I turned and began to walk toward 5th Avenue to hail a taxi.  I didn’t need to see anymore.  She had all the attention she needed and it was in her own soul.  I glanced back toward the fire-god and the rink.  A few cameras flashed.  The skater, this woman unknown to me, would end up on a camera roll and later erased or a Facebook post to a cousin in Reno.

No, I didn’t need to see anymore.  Her first confident steps told me her whole story.

Park Avenue on a Rainy Day

ParkAVe

I am standing in the rain at the intersection of the Mythical Avenue and Ordinary Life Street in New York City.  If there’s a map at your side, look for where E. 92nd Street crosses Park Avenue.  That’s where I am standing, safely protected from the speeding traffic, on the landscaped Mall that separates the uptown two lanes from the two downtown lanes.  In the Spring and Summer, the various block associations would pool their resources and have the Mall planted with thousands of  flowers, usually tulips…so red and so yellow that your eyes would water.  During the holidays, the small trees would be lit up in beautiful lights.  All along a quiet oasis of real earth on a strip that extends for fifty blocks to the south and another hundred-fifty blocks to the north…give or take a few. You’ve got a map, count them.

It’s a mid-January afternoon and the trees are bare and the planting areas are mulched.  I saw several faded and broken blue holiday lights remaining on one of the trees.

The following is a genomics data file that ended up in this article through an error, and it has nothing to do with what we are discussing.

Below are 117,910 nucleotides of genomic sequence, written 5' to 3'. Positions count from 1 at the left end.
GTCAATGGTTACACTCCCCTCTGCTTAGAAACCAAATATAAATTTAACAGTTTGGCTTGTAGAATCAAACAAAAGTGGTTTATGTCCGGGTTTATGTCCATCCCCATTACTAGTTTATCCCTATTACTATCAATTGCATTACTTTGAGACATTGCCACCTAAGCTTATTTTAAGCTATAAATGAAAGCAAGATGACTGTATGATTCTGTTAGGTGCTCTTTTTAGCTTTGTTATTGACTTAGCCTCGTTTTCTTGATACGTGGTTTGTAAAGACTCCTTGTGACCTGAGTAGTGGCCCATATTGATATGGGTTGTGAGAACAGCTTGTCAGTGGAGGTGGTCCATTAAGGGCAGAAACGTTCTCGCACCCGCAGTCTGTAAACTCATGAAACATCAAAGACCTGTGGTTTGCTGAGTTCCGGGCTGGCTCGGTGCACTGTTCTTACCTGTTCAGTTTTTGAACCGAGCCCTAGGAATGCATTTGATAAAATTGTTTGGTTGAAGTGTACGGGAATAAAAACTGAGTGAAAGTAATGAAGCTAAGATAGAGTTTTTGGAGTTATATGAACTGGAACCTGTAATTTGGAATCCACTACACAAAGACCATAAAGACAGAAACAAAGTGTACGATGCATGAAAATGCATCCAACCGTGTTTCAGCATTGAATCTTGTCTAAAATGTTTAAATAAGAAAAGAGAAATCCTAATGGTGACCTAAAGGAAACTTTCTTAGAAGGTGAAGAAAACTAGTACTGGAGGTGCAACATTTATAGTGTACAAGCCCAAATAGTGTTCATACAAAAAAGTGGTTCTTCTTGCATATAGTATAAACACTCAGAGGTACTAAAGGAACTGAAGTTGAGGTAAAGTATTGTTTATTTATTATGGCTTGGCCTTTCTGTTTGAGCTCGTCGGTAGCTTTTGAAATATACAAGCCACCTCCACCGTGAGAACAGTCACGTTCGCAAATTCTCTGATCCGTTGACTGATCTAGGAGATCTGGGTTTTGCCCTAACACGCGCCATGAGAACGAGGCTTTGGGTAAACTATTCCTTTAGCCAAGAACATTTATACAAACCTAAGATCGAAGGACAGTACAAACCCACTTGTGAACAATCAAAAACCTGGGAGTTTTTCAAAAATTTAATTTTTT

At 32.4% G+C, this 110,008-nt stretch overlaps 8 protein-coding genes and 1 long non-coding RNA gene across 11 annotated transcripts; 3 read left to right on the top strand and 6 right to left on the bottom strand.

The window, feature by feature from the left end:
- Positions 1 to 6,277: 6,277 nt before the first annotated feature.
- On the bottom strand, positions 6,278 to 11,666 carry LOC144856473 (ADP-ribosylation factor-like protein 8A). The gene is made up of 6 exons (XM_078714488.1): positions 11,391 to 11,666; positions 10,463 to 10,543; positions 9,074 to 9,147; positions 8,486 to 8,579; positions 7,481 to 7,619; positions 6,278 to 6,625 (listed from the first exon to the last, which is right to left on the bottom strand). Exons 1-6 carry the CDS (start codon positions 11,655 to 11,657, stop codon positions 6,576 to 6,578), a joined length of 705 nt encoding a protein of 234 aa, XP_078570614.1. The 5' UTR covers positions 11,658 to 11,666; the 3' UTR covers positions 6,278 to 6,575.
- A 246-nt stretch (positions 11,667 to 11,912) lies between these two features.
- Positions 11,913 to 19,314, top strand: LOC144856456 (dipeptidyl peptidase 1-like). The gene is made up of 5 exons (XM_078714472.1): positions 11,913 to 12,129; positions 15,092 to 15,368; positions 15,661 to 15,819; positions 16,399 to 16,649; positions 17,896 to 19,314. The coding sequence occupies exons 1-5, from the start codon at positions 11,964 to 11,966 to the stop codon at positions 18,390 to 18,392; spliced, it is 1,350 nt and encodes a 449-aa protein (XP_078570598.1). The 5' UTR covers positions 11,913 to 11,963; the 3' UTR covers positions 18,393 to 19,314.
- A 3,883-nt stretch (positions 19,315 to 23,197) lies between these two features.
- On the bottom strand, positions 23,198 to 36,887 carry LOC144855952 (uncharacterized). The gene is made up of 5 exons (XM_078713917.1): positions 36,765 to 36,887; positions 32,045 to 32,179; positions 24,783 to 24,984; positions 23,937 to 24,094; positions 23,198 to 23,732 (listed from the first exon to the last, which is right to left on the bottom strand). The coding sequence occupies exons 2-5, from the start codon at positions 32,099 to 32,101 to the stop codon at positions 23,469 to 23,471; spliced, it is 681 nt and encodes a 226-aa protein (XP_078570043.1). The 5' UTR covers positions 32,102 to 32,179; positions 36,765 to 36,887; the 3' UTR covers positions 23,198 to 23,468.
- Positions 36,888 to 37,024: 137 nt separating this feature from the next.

When I was growing up, I loved to watch old movies…those set in the ’30’s and ’40’s and New York City was the backdrop.  Park Avenue became for me, as well as with much of America, the “street of dreams” where the rich lived in enormous apartment houses.  “Penthouses” and “Park Avenue” were one and the same.  No wealthy person lived in a penthouse on First Avenue…at least not in the movies.  In these old films, the limousines would pick up the Cary Grants, the Ginger Rogers, the Ray Millands and the Grace Kellys and whisk them away to the Stork Club or the Copa.  No matter what time of day or night, the men wore tuxedos and the women carried themselves like goddesses in satin gowns, boas and ermine.

I am standing in the rain and looking south.  I can barely make out the ghost of a 50+ story building in the mist.  Once upon a time it was famously known as the PAN AM building.  Now, giant letters spell out MET LIFE.  The building sits atop the renowned Grand Central Station.  I’ve heard that Peregrine falcons nest in nooks of the giant neon letters.

South of Grand Central, the avenue becomes Park Avenue South and then ends around 14th Street.  I turn around and look North.  In only four or five blocks the avenue looses its famous allure and continues onto the upper reaches of Spanish Harlem, ending abruptly at the Harlem River Drive.  Much of the northern length is made of three or four-story walk-ups.  But, like most other sections of Manhattan, the luxury high rises are springing up everywhere.  The rentals, co-ops, and condos are growing like ferns on a forest floor.  The cost of a one-bedroom would choke a horse.